Forum: Ruby on Rails Ruby on Rails as rapid prototyping tool

Announcement (2017-05-07): www.ruby-forum.com is now read-only since I unfortunately do not have the time to support and maintain the forum any more. Please see rubyonrails.org/community and ruby-lang.org/en/community for other Rails- und Ruby-related community platforms.
Jesper Rønn-Jensen (Guest)
on 2006-04-12 02:29
(Received via mailing list)
[This might be slightly off-topic]
I just posted my thoughts on how we use Rails as rapid prototyping tool
in
Capgemini.
http://justaddwater.dk/2006/04/12/rails-prototyping/

Unfortunately I cannot give details as to which clients due to privacy
issues. Just want tho share my thoughts on this and hear if you have
anything to add.


--
Jesper Rønn-Jensen
Capgemini Danmark A/S
Oernegaardsvej 16
DK - 2820 Gentofte
Denmark

+45 23 73 62 20 (Mobile)
www.capgemini.com (Website)
LinkedIn: http://linkedin.com/in/jesper
http://justaddwater.dk/ (weblog)
Ashley M. (Guest)
on 2006-04-12 02:56
(Received via mailing list)
On Apr 11, 2006, at 11:27 pm, Jesper Rønn-Jensen wrote:

> I just posted my thoughts on how we use Rails as rapid prototyping
> tool in Capgemini.
> http://justaddwater.dk/2006/04/12/rails-prototyping/

Jesper,

Have any of your prototypes turned into live applications?  If not,
what have you used to produce your applications and is there a reason
you didn't go with Rails?  Somewhere, perhaps in Beyond Java, I read
a line like "I've prototyped the application in Rails and got it
fully functional in 3 days.  If you like we can spend the next 3
months developing it how we originally planned."  That sums up my
impression so far!

I'm interested to hear your experience, because I've been presenting
Rails to my boss and I can tell he is coming round to the idea that
we can drop our plans for Java and use Rails for finished application
development (finance sector).

Ashley_______________________________________________
Rails mailing list
removed_email_address@domain.invalid
http://lists.rubyonrails.org/mailman/listinfo/rails
Greg F. (Guest)
on 2006-04-12 03:27
(Received via mailing list)
On 4/11/06, Ashley M. <removed_email_address@domain.invalid> wrote:
> what have you used to produce your applications and is there a reason
>
> Ashley_______________________________________________

About 10 years ago a client needed something functional in 30 days but
per policy they could only use C++ code.

I told them I could not do it, but if they let me use Delphi I could.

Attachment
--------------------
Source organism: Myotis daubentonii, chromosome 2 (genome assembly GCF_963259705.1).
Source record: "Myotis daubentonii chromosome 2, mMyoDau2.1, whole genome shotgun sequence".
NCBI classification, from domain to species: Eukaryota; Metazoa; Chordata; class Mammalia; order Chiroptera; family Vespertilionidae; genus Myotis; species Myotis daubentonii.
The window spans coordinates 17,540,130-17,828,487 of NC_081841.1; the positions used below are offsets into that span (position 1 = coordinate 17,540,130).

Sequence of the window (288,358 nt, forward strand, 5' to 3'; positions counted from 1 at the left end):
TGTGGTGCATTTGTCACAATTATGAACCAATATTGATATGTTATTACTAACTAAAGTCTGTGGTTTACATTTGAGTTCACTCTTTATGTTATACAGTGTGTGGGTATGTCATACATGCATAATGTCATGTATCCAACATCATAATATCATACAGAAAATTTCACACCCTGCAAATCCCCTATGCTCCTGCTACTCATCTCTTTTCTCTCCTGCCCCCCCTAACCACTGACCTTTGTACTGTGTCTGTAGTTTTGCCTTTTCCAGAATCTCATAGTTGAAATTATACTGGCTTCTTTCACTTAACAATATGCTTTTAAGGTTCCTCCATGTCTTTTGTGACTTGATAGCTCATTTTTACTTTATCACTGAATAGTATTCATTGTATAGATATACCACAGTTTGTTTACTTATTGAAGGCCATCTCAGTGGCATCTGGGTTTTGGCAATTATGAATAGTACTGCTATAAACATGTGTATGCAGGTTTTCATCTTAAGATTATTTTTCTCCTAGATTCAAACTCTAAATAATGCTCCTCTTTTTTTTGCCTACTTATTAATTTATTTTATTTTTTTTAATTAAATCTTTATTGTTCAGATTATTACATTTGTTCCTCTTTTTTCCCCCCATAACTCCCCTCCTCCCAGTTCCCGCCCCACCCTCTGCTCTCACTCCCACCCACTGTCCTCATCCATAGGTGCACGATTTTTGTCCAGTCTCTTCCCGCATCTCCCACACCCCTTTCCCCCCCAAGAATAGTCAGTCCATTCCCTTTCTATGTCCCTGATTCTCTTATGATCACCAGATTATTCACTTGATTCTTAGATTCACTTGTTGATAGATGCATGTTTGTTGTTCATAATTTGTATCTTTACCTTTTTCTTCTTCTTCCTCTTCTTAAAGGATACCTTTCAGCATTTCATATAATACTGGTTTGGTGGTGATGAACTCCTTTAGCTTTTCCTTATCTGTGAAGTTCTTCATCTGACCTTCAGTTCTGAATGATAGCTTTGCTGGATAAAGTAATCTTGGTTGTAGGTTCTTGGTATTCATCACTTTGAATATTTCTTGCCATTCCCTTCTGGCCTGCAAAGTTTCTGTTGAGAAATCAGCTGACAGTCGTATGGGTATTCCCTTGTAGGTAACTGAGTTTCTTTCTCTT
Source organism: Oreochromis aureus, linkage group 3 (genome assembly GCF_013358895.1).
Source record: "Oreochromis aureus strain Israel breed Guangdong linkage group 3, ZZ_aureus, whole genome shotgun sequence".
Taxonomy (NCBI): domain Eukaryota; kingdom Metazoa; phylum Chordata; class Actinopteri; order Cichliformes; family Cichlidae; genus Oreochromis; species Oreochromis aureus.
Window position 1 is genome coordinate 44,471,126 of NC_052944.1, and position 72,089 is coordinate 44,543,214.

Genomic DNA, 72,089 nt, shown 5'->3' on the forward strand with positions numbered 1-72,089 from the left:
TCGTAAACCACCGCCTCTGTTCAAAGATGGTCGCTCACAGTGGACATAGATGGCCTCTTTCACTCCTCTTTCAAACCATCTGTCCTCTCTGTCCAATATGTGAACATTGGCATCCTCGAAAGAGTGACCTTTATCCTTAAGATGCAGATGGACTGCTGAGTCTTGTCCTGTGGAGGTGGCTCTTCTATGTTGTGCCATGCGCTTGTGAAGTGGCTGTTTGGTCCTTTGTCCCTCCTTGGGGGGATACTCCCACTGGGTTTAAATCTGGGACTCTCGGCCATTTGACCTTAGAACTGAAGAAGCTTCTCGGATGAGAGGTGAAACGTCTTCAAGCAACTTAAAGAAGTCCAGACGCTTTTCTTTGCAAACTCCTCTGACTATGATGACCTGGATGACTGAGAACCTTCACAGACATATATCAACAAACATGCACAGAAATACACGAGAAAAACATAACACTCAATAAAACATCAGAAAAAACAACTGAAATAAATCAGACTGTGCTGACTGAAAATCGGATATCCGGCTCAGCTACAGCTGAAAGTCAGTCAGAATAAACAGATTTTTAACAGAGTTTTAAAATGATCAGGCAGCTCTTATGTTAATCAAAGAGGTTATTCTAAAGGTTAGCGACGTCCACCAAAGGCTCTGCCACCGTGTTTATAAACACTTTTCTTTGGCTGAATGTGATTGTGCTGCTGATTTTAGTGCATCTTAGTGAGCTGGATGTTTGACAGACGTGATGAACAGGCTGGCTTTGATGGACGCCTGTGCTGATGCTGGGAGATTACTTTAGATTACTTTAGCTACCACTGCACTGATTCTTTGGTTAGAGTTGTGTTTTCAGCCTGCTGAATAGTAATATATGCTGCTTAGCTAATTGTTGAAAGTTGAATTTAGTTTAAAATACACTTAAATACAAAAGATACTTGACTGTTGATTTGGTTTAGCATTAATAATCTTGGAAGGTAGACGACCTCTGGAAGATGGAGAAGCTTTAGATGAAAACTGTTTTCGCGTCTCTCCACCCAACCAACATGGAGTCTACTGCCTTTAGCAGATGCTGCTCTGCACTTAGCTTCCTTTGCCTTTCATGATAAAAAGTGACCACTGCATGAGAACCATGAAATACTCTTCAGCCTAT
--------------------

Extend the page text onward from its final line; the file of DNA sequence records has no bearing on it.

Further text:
I got them an operational system in 3 weeks.  They then assigned one
of their internal staff to redo it in C++.  Took 9 months.

Even then the users preferred my version.  Fortunately the company
allowed users to use whichever, but for policy reasons they had to
have both.

Greg
--
Greg F.
The Norcross Group
Forensics for the 21st Century
Thomas Becker (Guest)
on 2006-04-12 03:33
(Received via mailing list)
yawn
Jesper Rønn-Jensen (Guest)
on 2006-04-12 12:31
(Received via mailing list)
On 4/12/06, Ashley M. <removed_email_address@domain.invalid> wrote:
>
>
> Have any of your prototypes turned into live applications?  If not,
> what have you used to produce your applications and is there a reason
> you didn't go with Rails?
>

Two of the projects, were big offers in the public sector where we used
Rails to define the user interface. In these cases, the clients had
already
chosen technology and platform. So Rails was only used for prototyping
during the process where we wrote our offer.

One of these, which we won, we decided to modify the Rails prototype so
that
it will reflect all requirements for the user interface. The rationale
behind this: It's faster to modify this in Rails and then port to the
platform that the client required. Furthermore, we want to make sure
that we
share the understanding of the system with the client. This is where a
prototype is way better than a written document.

In this way, we use Rails to gain equal expectations of the system's
capabilities. (Oh by the way, the contract obliges us still to document
our
work in word documents but I guess it's the way the enterprise world
still
works).

The third project has just passed a milestone where the client wanted us
to
give an estimate on how it could fit into their existing environment
(Microsoft technology). The client would choose between two options: 1.
Rails solution running on IIS and with MSSQL server. 2. A port of the
prototype to .NET (which is estimated to cost approximately 3 times as
much). I have no more details to share right now, but I'll definately
post
more (on justaddwater.dk ) when I can share more details on this
project.

I hope this responds to your questions.

/Jesper
Ashley M. (Guest)
on 2006-04-12 13:20